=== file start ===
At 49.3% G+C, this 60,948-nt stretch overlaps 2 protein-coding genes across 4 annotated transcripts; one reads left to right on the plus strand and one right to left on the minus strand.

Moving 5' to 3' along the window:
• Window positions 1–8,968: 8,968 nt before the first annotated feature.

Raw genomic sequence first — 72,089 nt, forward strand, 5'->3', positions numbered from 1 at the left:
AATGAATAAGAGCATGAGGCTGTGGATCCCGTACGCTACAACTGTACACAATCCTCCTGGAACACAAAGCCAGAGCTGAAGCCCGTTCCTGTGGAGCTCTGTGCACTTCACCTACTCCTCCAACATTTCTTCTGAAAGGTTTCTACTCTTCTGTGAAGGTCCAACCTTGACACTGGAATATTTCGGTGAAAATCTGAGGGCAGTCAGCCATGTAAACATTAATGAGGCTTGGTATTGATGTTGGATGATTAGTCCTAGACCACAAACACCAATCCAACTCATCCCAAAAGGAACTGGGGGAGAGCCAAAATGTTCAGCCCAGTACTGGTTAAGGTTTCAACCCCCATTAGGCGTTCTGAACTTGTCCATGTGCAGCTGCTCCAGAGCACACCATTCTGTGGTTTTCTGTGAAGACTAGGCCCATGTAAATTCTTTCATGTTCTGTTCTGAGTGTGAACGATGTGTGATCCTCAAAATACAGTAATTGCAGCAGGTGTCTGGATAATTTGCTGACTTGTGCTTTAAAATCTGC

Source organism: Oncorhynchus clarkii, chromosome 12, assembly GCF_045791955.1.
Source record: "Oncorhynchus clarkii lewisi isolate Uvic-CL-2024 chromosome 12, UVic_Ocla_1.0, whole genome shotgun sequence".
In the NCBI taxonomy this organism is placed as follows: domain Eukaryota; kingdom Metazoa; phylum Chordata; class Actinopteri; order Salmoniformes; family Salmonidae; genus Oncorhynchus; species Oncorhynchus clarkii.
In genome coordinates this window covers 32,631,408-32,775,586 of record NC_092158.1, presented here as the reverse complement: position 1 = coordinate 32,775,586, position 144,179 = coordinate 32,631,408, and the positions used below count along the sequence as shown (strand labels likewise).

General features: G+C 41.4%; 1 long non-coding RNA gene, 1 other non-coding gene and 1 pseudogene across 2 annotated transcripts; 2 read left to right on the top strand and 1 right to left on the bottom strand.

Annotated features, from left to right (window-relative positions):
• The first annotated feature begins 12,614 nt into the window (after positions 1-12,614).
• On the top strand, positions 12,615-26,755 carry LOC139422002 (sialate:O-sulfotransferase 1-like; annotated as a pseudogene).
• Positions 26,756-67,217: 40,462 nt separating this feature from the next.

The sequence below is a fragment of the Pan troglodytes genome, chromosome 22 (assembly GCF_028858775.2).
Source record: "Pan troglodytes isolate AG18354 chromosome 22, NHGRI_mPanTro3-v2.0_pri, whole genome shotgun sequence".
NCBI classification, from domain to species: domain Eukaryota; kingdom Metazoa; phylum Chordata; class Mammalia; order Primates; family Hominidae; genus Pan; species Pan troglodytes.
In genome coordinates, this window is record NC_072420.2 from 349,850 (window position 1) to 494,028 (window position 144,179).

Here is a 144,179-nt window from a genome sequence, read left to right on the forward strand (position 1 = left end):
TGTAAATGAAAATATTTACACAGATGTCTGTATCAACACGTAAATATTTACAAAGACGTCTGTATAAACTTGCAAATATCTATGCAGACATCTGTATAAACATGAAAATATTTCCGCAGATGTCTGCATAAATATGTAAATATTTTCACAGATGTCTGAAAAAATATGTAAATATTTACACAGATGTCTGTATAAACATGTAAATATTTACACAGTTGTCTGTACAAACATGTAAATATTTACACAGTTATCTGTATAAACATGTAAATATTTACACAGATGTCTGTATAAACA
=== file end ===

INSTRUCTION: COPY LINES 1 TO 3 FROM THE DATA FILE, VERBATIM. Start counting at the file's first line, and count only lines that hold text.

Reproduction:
At 49.3% G+C, this 60,948-nt stretch overlaps 2 protein-coding genes across 4 annotated transcripts; one reads left to right on the plus strand and one right to left on the minus strand.

Moving 5' to 3' along the window:
• Window positions 1–8,968: 8,968 nt before the first annotated feature.